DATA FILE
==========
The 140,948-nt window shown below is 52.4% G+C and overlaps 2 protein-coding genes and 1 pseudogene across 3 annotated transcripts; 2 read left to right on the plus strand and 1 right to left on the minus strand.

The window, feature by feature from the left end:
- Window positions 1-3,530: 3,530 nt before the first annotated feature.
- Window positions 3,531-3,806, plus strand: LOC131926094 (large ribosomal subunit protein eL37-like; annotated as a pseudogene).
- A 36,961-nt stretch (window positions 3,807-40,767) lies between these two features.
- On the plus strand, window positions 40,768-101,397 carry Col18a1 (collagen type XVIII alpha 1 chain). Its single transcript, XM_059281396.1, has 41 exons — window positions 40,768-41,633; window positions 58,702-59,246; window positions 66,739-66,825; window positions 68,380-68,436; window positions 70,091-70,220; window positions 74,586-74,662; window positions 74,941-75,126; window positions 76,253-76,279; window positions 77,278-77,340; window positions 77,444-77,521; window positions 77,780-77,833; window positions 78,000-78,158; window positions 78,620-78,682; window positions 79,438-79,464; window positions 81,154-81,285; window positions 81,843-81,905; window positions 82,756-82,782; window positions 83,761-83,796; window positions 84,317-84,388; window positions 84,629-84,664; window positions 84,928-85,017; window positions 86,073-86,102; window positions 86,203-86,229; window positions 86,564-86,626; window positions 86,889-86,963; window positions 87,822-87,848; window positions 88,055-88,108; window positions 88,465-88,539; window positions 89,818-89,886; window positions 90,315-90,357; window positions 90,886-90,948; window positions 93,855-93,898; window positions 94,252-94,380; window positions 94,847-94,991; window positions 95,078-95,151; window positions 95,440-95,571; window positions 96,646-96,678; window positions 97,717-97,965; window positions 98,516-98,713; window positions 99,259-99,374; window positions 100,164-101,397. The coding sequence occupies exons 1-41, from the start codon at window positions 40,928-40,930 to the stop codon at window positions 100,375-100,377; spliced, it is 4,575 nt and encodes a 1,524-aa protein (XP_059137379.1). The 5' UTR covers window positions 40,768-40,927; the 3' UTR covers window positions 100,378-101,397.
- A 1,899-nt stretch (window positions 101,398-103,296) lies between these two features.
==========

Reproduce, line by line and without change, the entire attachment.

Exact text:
The 140,948-nt window shown below is 52.4% G+C and overlaps 2 protein-coding genes and 1 pseudogene across 3 annotated transcripts; 2 read left to right on the plus strand and 1 right to left on the minus strand.

The window, feature by feature from the left end:
- Window positions 1-3,530: 3,530 nt before the first annotated feature.
- Window positions 3,531-3,806, plus strand: LOC131926094 (large ribosomal subunit protein eL37-like; annotated as a pseudogene).
- A 36,961-nt stretch (window positions 3,807-40,767) lies between these two features.
- On the plus strand, window positions 40,768-101,397 carry Col18a1 (collagen type XVIII alpha 1 chain). Its single transcript, XM_059281396.1, has 41 exons — window positions 40,768-41,633; window positions 58,702-59,246; window positions 66,739-66,825; window positions 68,380-68,436; window positions 70,091-70,220; window positions 74,586-74,662; window positions 74,941-75,126; window positions 76,253-76,279; window positions 77,278-77,340; window positions 77,444-77,521; window positions 77,780-77,833; window positions 78,000-78,158; window positions 78,620-78,682; window positions 79,438-79,464; window positions 81,154-81,285; window positions 81,843-81,905; window positions 82,756-82,782; window positions 83,761-83,796; window positions 84,317-84,388; window positions 84,629-84,664; window positions 84,928-85,017; window positions 86,073-86,102; window positions 86,203-86,229; window positions 86,564-86,626; window positions 86,889-86,963; window positions 87,822-87,848; window positions 88,055-88,108; window positions 88,465-88,539; window positions 89,818-89,886; window positions 90,315-90,357; window positions 90,886-90,948; window positions 93,855-93,898; window positions 94,252-94,380; window positions 94,847-94,991; window positions 95,078-95,151; window positions 95,440-95,571; window positions 96,646-96,678; window positions 97,717-97,965; window positions 98,516-98,713; window positions 99,259-99,374; window positions 100,164-101,397. The coding sequence occupies exons 1-41, from the start codon at window positions 40,928-40,930 to the stop codon at window positions 100,375-100,377; spliced, it is 4,575 nt and encodes a 1,524-aa protein (XP_059137379.1). The 5' UTR covers window positions 40,768-40,927; the 3' UTR covers window positions 100,378-101,397.
- A 1,899-nt stretch (window positions 101,398-103,296) lies between these two features.